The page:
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I have been watching a video regarding proving the division theorem and I'm confused when proving the existence of the set of remainders.

The set for the remainders is specified as follows:

$S$= { a-nb | n $\in$ $\mathbb{Z}$ and $a-nb \ge0$ }

To see that it's non empty the author of the video provided the following statements:

if $a$ $\ge 0$, then $a-0 \times b = a \in S $

if $a$ $< 0$, then $a - 2ab = a(1-2b)\in S$

Now what I can't understand is why did the author of the video decide that he could just use n = 0 if he specified that $n \in \mathbb{Z} $ shouldn't have he specified that $n \in \mathbb{N}$ instead? Also, how can he just decided that n = 2a? if $ a < 0 $. I know that it makes the inequality true, but why can he just randomly choose such number?

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  • $\begingroup$ To show $a\!-\!b\Bbb Z \,\cap\, \Bbb N$ is nonempty we need to show that there is an integer $n$ with $a-nb\ge 0$. If $a\ge 0$ then $n=0$ works, else $a < 0$ and $n = 2a$ works. Precisely what is not clear abou that? $\endgroup$ Commented Apr 1, 2020 at 19:16
  • $\begingroup$ @BillDubuque yes but what if $n$ is less than 0? $\endgroup$
    – KetDog
    Commented Apr 1, 2020 at 19:17
  • $\begingroup$ $n$ ranges over $\Bbb Z$ so $n<0$ is permitted, We need to permit $n<0$ for the case $a<0\,$ (else $a-nb \le a < 0\,$ so it has no "remainders" $\ge 0,\,$ assuming the divisor $b > 0)\ \ \ $ $\endgroup$ Commented Apr 1, 2020 at 19:22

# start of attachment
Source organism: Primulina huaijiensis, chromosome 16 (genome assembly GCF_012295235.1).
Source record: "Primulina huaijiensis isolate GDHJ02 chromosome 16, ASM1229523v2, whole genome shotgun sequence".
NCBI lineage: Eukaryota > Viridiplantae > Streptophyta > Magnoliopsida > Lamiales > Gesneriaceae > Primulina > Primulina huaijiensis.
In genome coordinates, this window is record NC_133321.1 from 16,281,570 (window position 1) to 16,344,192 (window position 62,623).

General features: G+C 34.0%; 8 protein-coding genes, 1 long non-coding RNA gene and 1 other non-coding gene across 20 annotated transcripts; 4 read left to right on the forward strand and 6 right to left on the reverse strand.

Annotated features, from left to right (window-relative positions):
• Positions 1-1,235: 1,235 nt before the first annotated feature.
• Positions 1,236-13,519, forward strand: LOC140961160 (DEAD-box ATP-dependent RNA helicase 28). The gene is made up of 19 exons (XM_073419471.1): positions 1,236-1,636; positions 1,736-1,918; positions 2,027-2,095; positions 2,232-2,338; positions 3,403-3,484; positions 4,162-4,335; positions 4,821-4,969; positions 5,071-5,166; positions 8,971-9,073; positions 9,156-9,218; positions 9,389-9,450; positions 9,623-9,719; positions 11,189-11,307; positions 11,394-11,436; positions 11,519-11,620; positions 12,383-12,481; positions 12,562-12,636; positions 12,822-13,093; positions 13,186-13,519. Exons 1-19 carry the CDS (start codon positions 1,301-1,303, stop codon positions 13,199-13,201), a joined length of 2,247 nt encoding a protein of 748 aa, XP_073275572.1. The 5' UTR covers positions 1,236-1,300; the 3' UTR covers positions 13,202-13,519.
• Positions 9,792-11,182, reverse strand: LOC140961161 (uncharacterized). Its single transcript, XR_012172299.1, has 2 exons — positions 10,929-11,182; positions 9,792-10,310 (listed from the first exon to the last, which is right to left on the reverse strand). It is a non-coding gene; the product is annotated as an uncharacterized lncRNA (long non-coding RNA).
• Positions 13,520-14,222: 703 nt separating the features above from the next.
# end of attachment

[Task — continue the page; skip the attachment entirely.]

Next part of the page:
2 Answers 2

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Said intuitively: we have a set $S\subseteq\Bbb Z$ containing $a$ and closed under addition and subtraction of $\,b,\,$ and we seek to show that $S$ has an element $\ge 0$. If $a\ge 0$ then we are done. Else $\,a<0\,$ so adding a large enough value of $b>0$ will eventually yield a positive integer, indeed it is clear that it suffices to $\,\rm\color{#0a0}{add}$ $\:-2ab = 2|a|b \ge 2|a| \color{#c00}{> |a|}$ in order to $\rm\color{#0a0}{\text{right-shift}\ \color{#c00}{a\ {\rm past}\ 0}},\,$

The point is: we must prove $S\cap \Bbb N$ is nonempty in order to apply the well-ordering principle to it.

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  • $\begingroup$ OK, so in the well ordering prince we need to find just one element and we are done?. I was getting confused and thought we had to prove for all elements. $\endgroup$
    – KetDog
    Commented Apr 1, 2020 at 19:45
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    $\begingroup$ @PapayaAutomata Before we can apply the well-ordering principle to a subset of $S\subset \Bbb N$ we need to show that $S$ is nonempty (else it has no elements so certainly no least element). $\endgroup$ Commented Apr 1, 2020 at 19:46
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The smallest member of $S$ is going to be the remainder. Suppose that $a=3$ and $b=-2$; if $-2=3q+r$ with $0\le r<3$, then $q=-1$ and $r=1$, so we need to ensure that $1\in S$. But $3-(-2)n=3+2n$ is $1$ when $n=-1$, so we must allow negative values of $n$ in the definition of $S$ in order to be sure that $S$ actually will always contain the desired remainder.

There was nothing random about the choices $n=0$ and $n=2a$. To show that the set $S$ is non-empty, you need only find one number that you can prove belongs to $S$. When $a\ge 0$, taking $n=0$ does exactly that; similarly, when $a<0$, taking $n=2a$ does the trick. When $a\ge 0$ he could just as well have used $n=-1$, since $a-(-1)b=a+b>0$ when $a\ge 0$, but $n=0$ works and is a little simpler. Similarly, he could just as well have taken $n=3a$ when $a<0$, since $a(1-3b)>0$ when $a<0$.

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